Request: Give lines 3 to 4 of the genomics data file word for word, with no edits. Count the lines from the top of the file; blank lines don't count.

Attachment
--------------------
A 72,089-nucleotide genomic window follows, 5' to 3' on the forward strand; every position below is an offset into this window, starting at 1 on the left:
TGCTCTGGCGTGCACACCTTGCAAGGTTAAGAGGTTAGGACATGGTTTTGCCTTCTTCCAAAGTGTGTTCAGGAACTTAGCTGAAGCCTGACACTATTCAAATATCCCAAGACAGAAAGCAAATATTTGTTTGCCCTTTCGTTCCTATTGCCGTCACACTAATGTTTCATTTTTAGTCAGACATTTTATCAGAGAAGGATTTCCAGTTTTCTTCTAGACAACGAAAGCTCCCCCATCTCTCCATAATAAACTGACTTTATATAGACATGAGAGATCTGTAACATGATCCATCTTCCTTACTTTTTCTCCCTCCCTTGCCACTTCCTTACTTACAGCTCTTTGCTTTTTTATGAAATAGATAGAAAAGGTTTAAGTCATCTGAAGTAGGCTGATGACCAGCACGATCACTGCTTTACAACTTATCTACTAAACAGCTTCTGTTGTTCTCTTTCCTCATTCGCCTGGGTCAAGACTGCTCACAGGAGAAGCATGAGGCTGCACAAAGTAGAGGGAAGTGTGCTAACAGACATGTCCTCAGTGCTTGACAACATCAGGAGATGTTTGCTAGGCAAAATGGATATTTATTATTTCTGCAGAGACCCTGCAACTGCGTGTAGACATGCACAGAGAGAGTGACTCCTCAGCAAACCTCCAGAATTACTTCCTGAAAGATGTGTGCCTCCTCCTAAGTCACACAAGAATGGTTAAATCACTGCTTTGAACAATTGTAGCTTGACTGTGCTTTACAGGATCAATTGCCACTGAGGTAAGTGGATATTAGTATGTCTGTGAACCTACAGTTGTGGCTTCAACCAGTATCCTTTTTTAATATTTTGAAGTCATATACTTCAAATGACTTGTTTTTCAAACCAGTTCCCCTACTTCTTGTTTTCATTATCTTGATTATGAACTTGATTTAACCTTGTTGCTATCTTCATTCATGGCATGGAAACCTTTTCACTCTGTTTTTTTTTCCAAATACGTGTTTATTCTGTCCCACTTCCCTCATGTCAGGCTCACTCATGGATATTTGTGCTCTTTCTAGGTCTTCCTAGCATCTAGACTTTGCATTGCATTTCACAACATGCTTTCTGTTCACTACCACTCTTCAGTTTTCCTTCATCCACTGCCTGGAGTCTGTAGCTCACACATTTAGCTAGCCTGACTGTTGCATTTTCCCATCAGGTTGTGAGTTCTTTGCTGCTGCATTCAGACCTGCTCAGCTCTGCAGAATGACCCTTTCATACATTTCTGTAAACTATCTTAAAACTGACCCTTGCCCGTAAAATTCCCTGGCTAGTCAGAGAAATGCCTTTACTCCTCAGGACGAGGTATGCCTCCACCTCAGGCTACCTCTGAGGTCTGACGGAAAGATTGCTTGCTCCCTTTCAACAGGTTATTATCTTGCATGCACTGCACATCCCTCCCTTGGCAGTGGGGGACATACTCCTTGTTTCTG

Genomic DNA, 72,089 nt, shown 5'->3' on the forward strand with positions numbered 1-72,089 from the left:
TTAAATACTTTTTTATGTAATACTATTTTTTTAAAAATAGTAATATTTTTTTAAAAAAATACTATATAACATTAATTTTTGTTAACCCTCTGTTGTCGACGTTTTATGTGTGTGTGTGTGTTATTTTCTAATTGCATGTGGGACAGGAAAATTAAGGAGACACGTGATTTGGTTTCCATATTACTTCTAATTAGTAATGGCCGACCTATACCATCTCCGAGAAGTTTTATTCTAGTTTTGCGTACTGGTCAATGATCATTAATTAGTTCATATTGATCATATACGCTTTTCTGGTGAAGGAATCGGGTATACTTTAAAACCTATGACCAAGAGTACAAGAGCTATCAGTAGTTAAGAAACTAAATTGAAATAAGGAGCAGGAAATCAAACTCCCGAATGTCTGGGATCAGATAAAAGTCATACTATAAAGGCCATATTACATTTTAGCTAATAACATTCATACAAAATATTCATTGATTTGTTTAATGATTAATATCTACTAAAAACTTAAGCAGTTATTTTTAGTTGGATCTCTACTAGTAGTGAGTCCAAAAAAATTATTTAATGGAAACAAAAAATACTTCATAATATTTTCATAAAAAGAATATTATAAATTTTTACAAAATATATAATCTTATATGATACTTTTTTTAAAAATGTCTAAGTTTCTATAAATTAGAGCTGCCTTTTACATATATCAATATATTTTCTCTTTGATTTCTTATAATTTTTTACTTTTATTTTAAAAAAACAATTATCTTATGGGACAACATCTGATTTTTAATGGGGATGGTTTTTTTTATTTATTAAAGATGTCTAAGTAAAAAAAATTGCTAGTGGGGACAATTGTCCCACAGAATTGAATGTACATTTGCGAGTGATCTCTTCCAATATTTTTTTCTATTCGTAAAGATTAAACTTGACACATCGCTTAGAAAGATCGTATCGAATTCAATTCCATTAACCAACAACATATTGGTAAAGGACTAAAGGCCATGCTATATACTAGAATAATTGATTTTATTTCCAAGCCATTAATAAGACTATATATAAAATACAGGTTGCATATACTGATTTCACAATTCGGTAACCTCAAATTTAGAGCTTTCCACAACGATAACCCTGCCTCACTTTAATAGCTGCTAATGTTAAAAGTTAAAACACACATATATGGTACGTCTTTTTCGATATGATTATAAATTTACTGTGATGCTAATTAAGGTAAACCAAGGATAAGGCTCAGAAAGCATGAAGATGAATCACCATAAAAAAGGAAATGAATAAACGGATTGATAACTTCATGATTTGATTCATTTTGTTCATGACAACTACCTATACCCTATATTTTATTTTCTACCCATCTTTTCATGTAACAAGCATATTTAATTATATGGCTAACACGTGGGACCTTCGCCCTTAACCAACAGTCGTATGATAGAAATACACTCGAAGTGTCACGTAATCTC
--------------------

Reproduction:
Genomic DNA, 72,089 nt, shown 5'->3' on the forward strand with positions numbered 1-72,089 from the left:
TTAAATACTTTTTTATGTAATACTATTTTTTTAAAAATAGTAATATTTTTTTAAAAAAATACTATATAACATTAATTTTTGTTAACCCTCTGTTGTCGACGTTTTATGTGTGTGTGTGTGTTATTTTCTAATTGCATGTGGGACAGGAAAATTAAGGAGACACGTGATTTGGTTTCCATATTACTTCTAATTAGTAATGGCCGACCTATACCATCTCCGAGAAGTTTTATTCTAGTTTTGCGTACTGGTCAATGATCATTAATTAGTTCATATTGATCATATACGCTTTTCTGGTGAAGGAATCGGGTATACTTTAAAACCTATGACCAAGAGTACAAGAGCTATCAGTAGTTAAGAAACTAAATTGAAATAAGGAGCAGGAAATCAAACTCCCGAATGTCTGGGATCAGATAAAAGTCATACTATAAAGGCCATATTACATTTTAGCTAATAACATTCATACAAAATATTCATTGATTTGTTTAATGATTAATATCTACTAAAAACTTAAGCAGTTATTTTTAGTTGGATCTCTACTAGTAGTGAGTCCAAAAAAATTATTTAATGGAAACAAAAAATACTTCATAATATTTTCATAAAAAGAATATTATAAATTTTTACAAAATATATAATCTTATATGATACTTTTTTTAAAAATGTCTAAGTTTCTATAAATTAGAGCTGCCTTTTACATATATCAATATATTTTCTCTTTGATTTCTTATAATTTTTTACTTTTATTTTAAAAAAACAATTATCTTATGGGACAACATCTGATTTTTAATGGGGATGGTTTTTTTTATTTATTAAAGATGTCTAAGTAAAAAAAATTGCTAGTGGGGACAATTGTCCCACAGAATTGAATGTACATTTGCGAGTGATCTCTTCCAATATTTTTTTCTATTCGTAAAGATTAAACTTGACACATCGCTTAGAAAGATCGTATCGAATTCAATTCCATTAACCAACAACATATTGGTAAAGGACTAAAGGCCATGCTATATACTAGAATAATTGATTTTATTTCCAAGCCATTAATAAGACTATATATAAAATACAGGTTGCATATACTGATTTCACAATTCGGTAACCTCAAATTTAGAGCTTTCCACAACGATAACCCTGCCTCACTTTAATAGCTGCTAATGTTAAAAGTTAAAACACACATATATGGTACGTCTTTTTCGATATGATTATAAATTTACTGTGATGCTAATTAAGGTAAACCAAGGATAAGGCTCAGAAAGCATGAAGATGAATCACCATAAAAAAGGAAATGAATAAACGGATTGATAACTTCATGATTTGATTCATTTTGTTCATGACAACTACCTATACCCTATATTTTATTTTCTACCCATCTTTTCATGTAACAAGCATATTTAATTATATGGCTAACACGTGGGACCTTCGCCCTTAACCAACAGTCGTATGATAGAAATACACTCGAAGTGTCACGTAATCTC